The characteristics of effective learning – playing and exploring, active learning and creating and thinking critically – underpin young children’s learning and development and are central to the revised Early Years Foundation Stage. Practitioners need to be confident of planning, observing and assessing characteristics of effective learners and understand how they support children’s learning and development.

The book explores what the characteristics of effective learning look like and how practitioners can create opportunities for children to express them. It considers the ways in which they connect with children’s natural explorations, play, enjoyement and the environments created by adults. Throughout the focus is on building on children’s own interests as practitioners plan for, observe and assess playing and exploring, active learning and creativity and critical thinking.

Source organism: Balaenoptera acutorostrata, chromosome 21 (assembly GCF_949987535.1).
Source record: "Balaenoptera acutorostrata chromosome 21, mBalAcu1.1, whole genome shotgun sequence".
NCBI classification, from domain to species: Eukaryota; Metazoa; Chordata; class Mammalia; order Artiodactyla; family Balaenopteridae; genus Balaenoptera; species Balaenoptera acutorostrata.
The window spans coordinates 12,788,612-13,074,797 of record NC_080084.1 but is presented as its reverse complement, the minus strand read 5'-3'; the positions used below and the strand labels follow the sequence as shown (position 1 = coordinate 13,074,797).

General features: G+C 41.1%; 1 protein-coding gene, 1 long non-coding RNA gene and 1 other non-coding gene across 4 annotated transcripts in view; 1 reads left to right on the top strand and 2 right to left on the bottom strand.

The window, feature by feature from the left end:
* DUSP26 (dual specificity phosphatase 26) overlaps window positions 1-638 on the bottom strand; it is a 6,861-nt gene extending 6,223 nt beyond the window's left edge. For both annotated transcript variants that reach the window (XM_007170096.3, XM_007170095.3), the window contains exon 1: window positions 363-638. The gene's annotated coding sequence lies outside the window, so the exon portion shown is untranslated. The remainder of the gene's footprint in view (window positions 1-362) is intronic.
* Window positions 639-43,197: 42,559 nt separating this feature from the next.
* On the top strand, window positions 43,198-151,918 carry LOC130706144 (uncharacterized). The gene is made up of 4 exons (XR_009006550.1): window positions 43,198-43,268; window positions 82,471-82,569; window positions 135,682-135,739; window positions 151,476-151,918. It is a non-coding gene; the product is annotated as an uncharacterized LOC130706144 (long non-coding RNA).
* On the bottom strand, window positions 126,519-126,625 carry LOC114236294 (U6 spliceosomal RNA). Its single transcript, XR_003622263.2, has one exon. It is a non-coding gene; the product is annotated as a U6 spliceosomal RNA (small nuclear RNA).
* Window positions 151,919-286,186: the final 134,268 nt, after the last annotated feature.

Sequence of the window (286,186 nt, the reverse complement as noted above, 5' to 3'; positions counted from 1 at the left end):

Including encounters from authentic settings and provocative questions for reflective practice, the book covers:

  • children’s well-being and motivations
  • creating effective learning possibilities for all children
  • engaging children’s interests
  • the role of the adult and environment
  • sustained shared thinking

This timely new text aims to help practitioners and students develop their understanding of the charactersitics of effective learning and show them how they can support young children in become effective and motivated learners.

chapter |7 pages


ByAnnie Woods

chapter 1|15 pages

Children are naturally playful

ByVicky McEwan

chapter 2|16 pages

Exploring children’s wellbeing and motivations

ByLorna Wardle, Sharon Vest

chapter 3|17 pages

Creating effective learning possibilities for all children

ByVal Hall

chapter 4|15 pages

Children’s engaging interests

ByAnnie Woods

chapter 5|16 pages

Playing with thinking

ByCatherine Gripton

chapter 6|16 pages

Guiding children’ sparticipation

ByAnnie Woods

chapter 7|19 pages

Sustained shared conversations

ByVictoria Brown

chapter 8|15 pages

Capturing the possibilities

ByCatherin Moran